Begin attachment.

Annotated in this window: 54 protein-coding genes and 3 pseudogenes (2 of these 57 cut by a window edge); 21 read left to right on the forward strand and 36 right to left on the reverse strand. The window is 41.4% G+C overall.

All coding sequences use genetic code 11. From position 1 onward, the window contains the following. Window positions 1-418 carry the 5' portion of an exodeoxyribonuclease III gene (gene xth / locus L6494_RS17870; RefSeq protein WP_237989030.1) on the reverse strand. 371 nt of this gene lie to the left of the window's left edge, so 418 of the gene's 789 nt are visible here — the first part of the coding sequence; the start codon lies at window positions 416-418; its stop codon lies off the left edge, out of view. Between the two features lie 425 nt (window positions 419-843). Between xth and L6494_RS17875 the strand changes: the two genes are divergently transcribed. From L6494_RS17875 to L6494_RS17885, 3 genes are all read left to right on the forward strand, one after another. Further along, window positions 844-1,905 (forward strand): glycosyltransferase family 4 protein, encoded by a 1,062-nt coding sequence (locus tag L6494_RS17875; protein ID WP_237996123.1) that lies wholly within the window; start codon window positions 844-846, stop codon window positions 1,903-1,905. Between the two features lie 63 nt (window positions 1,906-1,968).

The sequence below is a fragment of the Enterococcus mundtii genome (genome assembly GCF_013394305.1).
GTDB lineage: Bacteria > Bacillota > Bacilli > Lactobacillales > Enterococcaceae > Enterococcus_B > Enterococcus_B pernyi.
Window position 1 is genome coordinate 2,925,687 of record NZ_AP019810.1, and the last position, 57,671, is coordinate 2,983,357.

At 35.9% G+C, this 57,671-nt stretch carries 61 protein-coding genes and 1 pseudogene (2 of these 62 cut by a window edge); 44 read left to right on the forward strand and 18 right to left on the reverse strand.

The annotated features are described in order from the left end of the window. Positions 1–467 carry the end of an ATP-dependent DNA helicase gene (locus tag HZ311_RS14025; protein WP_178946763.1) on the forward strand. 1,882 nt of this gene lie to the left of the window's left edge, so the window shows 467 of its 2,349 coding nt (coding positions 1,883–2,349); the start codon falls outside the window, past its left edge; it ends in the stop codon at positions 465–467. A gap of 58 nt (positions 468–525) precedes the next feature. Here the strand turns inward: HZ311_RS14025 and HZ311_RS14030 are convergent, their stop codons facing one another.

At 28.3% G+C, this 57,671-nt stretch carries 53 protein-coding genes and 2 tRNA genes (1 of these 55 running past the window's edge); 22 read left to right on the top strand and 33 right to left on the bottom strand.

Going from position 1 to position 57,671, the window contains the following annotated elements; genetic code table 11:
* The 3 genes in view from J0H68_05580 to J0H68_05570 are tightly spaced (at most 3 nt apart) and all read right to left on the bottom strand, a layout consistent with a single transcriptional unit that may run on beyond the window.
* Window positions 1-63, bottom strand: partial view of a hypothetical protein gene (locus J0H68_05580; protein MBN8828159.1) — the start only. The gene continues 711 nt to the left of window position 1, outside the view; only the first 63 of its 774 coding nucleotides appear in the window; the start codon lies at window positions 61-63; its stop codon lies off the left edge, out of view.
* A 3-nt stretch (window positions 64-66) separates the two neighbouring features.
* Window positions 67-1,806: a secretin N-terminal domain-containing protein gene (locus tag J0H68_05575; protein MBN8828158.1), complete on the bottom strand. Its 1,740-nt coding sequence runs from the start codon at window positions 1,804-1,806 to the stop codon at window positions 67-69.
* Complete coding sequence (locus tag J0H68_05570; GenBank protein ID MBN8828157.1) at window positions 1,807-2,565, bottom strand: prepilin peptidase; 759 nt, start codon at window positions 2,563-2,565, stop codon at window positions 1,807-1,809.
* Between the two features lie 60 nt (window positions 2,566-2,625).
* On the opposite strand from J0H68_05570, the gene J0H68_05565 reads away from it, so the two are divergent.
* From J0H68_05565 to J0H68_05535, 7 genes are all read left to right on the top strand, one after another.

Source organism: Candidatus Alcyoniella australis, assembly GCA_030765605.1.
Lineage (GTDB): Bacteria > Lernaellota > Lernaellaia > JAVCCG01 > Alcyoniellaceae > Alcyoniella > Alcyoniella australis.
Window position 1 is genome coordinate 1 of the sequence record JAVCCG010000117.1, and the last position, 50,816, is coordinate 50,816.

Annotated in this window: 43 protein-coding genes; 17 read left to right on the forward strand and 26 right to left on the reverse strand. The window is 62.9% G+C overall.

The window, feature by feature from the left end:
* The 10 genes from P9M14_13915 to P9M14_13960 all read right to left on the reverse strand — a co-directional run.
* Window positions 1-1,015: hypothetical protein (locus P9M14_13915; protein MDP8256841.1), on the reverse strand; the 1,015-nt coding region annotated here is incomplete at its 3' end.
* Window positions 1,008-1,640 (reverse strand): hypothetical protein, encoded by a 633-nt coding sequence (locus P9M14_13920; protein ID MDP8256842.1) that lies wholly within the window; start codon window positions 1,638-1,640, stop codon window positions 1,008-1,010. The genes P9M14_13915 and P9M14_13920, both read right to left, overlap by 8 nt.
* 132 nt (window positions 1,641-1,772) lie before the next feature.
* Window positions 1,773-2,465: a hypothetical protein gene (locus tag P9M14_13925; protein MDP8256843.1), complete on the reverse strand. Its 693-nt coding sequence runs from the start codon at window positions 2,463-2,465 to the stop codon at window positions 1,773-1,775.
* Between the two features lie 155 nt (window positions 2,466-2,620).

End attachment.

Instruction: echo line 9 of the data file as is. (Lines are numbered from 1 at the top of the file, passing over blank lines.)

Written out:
Going from position 1 to position 57,671, the window contains the following annotated elements; genetic code table 11: